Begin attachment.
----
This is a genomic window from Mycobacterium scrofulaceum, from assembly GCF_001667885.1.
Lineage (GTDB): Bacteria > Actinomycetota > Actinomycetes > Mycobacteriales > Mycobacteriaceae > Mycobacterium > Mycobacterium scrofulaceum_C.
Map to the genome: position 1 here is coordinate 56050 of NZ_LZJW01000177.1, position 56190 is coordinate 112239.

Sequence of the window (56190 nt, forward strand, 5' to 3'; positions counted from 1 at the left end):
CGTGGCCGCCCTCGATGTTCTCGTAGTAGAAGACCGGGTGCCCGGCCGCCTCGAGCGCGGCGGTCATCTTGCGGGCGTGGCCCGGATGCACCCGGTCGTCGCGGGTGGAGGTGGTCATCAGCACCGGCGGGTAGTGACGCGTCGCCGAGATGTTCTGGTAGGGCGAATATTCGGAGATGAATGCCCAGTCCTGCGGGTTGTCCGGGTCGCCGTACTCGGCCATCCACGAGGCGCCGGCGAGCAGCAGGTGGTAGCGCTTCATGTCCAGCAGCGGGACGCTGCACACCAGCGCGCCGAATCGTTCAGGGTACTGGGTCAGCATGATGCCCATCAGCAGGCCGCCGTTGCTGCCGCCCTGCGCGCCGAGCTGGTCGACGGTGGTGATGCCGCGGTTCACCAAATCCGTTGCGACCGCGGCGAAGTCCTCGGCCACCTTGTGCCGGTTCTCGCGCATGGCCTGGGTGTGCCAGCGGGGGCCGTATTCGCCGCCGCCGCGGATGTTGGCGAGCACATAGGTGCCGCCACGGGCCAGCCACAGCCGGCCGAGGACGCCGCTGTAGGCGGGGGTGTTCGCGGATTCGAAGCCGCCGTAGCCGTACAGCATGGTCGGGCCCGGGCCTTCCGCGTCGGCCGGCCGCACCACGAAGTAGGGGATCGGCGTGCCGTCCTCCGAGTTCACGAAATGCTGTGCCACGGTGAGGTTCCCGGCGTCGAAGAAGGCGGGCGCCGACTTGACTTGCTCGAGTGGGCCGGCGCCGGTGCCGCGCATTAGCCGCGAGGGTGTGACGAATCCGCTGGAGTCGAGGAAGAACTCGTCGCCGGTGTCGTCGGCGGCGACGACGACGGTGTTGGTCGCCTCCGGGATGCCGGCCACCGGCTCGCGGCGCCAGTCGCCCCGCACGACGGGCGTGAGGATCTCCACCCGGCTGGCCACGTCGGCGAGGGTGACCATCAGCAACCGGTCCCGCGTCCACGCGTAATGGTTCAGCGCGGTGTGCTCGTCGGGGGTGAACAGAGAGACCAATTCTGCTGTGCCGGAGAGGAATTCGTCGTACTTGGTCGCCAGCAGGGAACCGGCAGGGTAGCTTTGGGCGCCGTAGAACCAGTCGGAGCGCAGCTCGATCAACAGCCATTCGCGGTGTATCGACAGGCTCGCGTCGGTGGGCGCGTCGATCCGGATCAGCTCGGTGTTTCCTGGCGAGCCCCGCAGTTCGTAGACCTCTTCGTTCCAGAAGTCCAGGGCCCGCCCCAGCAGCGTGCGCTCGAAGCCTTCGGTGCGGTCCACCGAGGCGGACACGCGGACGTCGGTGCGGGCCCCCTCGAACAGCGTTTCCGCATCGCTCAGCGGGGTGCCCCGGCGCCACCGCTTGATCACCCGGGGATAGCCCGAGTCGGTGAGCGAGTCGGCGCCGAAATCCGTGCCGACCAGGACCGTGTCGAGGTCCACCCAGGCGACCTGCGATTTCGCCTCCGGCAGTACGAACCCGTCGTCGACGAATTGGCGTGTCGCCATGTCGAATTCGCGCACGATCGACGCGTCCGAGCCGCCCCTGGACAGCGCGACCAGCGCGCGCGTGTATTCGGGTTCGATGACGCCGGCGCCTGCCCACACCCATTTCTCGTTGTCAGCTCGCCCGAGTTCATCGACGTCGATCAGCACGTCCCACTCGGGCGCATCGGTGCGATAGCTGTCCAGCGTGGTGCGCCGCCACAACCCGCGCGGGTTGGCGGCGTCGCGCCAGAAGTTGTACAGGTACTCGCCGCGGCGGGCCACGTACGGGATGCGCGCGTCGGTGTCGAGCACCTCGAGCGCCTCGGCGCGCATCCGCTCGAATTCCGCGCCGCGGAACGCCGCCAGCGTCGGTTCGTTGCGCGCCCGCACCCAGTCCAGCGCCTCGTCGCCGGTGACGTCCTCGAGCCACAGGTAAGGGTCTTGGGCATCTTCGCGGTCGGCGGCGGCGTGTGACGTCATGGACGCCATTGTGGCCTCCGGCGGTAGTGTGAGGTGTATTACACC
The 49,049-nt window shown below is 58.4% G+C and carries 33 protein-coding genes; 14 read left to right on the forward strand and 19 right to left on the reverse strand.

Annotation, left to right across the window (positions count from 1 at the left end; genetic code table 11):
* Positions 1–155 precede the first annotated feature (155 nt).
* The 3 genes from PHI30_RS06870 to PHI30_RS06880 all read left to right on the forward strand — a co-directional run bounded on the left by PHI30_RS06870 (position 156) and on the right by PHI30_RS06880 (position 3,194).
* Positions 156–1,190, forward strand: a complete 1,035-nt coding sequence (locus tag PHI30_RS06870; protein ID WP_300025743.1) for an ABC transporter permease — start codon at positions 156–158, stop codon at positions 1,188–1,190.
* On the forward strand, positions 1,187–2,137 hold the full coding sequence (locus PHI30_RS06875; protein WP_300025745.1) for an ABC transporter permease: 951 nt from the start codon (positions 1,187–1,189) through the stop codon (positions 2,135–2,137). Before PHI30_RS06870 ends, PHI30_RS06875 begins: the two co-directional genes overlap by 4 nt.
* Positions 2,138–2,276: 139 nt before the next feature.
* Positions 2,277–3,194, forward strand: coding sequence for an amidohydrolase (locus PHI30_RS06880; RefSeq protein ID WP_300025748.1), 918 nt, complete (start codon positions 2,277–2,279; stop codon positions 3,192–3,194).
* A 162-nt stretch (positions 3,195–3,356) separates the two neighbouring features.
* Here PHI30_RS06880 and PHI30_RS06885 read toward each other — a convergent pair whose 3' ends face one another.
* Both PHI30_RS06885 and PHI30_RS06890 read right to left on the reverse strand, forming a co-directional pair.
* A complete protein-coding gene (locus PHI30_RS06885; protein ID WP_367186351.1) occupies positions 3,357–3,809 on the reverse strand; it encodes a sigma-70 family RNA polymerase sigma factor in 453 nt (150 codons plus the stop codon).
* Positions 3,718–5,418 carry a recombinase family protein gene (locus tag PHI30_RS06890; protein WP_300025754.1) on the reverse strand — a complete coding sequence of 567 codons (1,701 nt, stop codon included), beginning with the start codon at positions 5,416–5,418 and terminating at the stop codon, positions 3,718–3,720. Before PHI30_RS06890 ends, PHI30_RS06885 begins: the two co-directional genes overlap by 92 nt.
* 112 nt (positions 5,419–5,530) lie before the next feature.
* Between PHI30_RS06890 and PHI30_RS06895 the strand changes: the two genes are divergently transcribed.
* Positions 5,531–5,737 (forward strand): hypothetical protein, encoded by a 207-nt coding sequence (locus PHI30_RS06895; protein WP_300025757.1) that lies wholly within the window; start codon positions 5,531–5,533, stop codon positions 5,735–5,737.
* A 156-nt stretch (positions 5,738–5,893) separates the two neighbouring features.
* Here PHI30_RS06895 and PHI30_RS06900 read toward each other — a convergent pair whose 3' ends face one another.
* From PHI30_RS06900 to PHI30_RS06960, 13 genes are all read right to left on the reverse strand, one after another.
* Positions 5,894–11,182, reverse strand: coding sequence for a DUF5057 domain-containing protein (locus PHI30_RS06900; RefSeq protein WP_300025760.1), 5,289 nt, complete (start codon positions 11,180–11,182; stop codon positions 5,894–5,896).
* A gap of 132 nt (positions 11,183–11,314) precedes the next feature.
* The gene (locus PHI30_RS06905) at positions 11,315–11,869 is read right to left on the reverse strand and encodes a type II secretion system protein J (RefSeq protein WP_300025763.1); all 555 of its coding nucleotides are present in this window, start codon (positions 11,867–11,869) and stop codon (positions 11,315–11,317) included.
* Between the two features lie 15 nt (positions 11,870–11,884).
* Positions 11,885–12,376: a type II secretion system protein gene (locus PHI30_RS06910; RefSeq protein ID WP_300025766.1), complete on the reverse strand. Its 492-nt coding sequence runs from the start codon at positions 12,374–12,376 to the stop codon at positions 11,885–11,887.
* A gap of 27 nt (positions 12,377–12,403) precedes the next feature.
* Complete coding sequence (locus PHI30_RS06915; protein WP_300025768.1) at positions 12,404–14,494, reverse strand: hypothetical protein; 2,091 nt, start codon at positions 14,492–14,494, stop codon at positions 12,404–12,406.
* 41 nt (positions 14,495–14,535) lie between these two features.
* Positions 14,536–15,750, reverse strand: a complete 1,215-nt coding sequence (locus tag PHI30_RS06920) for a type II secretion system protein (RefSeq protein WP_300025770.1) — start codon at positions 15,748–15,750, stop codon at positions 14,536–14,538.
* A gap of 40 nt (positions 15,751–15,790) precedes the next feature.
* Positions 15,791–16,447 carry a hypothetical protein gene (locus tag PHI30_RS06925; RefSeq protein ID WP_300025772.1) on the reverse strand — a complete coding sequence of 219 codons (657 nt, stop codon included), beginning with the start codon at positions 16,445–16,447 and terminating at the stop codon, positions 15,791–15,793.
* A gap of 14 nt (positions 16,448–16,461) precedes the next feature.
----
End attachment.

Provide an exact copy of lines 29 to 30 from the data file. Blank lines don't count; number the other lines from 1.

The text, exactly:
* Positions 11,885–12,376: a type II secretion system protein gene (locus PHI30_RS06910; RefSeq protein ID WP_300025766.1), complete on the reverse strand. Its 492-nt coding sequence runs from the start codon at positions 12,374–12,376 to the stop codon at positions 11,885–11,887.
* A gap of 27 nt (positions 12,377–12,403) precedes the next feature.